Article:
The iVR device was a Sensiks VR pod, in which participants can sit and wear an Oculus Rift 2. Participants moved around the VE using 2 handheld controllers. The VE was designed by the authors in collaboration with a 3D visual design company (Wonderment by Design) and depicted a Parisian suburban area displaying billboards standing on the sidewalk or wall-mounted display panels (Figure 1). Posters were randomly picked from an original pool and randomly displayed depending on the participants’ experimental condition. In both conditions, 15 billboard locations were available, and only 10 of the 15 available billboard locations were randomly picked to display posters. Among the list of 20 possible posters (10 tobacco prevention posters and 10 general advertising posters), 10 were picked randomly (depending on the experimental condition) to be displayed randomly on the 10 selected billboards. The 5 remaining billboards were filled with a blank picture. The randomization of posters and billboard locations was done for every participant. Billboard’s locations in which posters were displayed were randomized among participants. The prevention condition VE included 8 prevention posters and 2 general advertising posters. The advertising condition VE contained 8 advertising posters and 2 prevention posters. Prevention posters (n=10) were real antitobacco prevention posters indicating the health risks of smoking. General advertising posters (n=10) were real advertisements for different commercial products (cars, food, beverage, fragrances, and sports gear), each represented by 2 distinct brands but with similarly looking posters (eg, the 2 car brands depicted a similar type of car, in the same shades of color).

Figure 1. Screenshot of the virtual environment depicting both general advertising and antitobacco preventive posters.
Preregistration Questionnaire

Eligibility screening included questions regarding participants’ physical ability to participate and three questions on smoking status: (1) whether the participant used to be a smoker or is currently a smoker, and (2) if so, if they are a regular or occasional smoker, and (3) for how long have they smoked or used to smoke. For smokers, participants completed the FTND [28] to assess the severity of dependence on tobacco. For every item, a number of points are attributed to participants’ answers (from 0 to 3 depending on the item), associated with the severity of the dependence on tobacco, and the total score was calculated to obtain 4 levels of dependence: nondependent (from 0 to 2), low dependent (3 to 4), mildly dependent (5 to 6), and highly dependent (over 7).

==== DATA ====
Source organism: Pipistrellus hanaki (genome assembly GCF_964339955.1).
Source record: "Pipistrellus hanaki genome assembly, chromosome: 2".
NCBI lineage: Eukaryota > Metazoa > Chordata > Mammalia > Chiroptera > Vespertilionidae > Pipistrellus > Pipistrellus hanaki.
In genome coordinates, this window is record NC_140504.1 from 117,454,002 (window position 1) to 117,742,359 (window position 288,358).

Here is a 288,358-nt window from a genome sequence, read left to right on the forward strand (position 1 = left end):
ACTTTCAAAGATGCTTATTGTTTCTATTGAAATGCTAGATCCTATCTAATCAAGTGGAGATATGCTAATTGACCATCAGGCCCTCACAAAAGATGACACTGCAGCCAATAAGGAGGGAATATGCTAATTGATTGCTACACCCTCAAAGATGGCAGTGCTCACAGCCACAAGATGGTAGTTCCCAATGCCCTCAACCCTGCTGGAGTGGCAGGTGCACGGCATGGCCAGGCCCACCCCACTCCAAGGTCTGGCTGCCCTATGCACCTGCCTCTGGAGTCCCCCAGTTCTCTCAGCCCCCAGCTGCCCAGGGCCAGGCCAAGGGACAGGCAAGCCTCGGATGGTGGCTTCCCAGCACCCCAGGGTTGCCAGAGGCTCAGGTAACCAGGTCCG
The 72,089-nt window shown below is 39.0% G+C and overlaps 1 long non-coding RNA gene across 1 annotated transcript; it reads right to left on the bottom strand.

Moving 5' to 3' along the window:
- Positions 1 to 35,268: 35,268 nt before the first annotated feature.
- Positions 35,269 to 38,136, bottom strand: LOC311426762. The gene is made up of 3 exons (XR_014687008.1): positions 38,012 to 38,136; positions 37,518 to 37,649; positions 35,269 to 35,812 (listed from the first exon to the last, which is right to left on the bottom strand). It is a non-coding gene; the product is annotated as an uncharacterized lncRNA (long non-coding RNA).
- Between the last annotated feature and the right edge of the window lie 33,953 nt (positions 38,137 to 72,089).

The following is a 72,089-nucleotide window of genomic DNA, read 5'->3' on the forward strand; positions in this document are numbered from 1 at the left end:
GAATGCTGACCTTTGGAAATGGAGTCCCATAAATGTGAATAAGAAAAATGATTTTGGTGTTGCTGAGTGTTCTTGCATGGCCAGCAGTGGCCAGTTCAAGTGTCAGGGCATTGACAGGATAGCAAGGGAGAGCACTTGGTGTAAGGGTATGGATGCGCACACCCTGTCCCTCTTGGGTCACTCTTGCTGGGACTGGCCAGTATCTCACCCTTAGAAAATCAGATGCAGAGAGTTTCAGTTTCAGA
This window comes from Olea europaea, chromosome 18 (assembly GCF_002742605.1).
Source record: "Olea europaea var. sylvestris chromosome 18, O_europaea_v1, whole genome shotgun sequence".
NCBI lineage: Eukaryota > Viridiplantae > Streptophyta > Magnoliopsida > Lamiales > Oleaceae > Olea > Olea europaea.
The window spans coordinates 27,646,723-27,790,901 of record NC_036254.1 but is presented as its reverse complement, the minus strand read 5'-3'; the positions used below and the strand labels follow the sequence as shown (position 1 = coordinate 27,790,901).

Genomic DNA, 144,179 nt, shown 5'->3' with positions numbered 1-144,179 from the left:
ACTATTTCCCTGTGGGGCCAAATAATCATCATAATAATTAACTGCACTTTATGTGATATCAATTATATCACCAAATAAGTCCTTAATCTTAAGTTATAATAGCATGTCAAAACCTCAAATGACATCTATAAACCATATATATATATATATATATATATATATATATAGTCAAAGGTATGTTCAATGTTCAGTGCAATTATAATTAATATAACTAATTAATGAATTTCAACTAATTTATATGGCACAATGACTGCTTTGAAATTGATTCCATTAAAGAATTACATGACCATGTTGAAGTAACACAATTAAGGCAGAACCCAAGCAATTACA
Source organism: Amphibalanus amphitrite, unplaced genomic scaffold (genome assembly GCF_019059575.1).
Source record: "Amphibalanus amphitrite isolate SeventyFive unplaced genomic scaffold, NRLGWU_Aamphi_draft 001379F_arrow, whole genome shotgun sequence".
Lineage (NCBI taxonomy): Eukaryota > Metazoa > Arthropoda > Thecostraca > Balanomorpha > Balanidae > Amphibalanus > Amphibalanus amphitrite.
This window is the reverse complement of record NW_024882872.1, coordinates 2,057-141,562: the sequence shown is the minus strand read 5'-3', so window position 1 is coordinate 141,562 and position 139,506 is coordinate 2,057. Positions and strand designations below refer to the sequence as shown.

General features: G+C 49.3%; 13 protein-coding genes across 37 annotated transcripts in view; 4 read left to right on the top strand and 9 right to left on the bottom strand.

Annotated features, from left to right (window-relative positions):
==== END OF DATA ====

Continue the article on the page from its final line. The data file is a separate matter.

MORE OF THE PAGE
Attitudes Toward Tobacco

A semantic differential measure assessed attitudes [29] with 4 adjective pairs (risky or safe, not enjoyable or enjoyable, dislike or like, and bad or good) rated on a 7-point scale.

Cravings for Tobacco

The French version of the Tobacco Cravings Questionnaire [30] was used. This scale contains 12 items, rated on a Likert scale from 1=strongly disagree to 7=strongly agree, with items such as “I would do almost anything for a cigarette now.” The Tobacco Cravings Questionnaire scale showed high internal consistency within this sample (α=.868; ω=0.896; mean 1.729, SD 1.017).

Explicit Recollection of Posters

We measured explicit recognition of both prevention and advertising posters in consecutive order. Participants were first exposed to a list of 30 tobacco prevention posters followed by 10 advertising posters and were asked to indicate whether they had seen them in the VE. Posters used in this study resulted from a web-based survey including 388 participants who rated antitobacco preventive posters based on their perceived persuasiveness and relevance. A score for correct recognition (ie, correctly indicating that a poster was present in the VE) and a score for incorrect recognition (ie, indicating viewing a poster that was not presented or the other way around) was calculated for prevention and advertising posters separately. In total, 2 global scores were computed (difference between correct minus incorrect recognition), 1 for each type of poster (prevention poster recognition and advertising poster recognition). The higher the recognition score, the more correctly posters were recognized (ie, the higher the memorization score).

Eye-Tracking Measures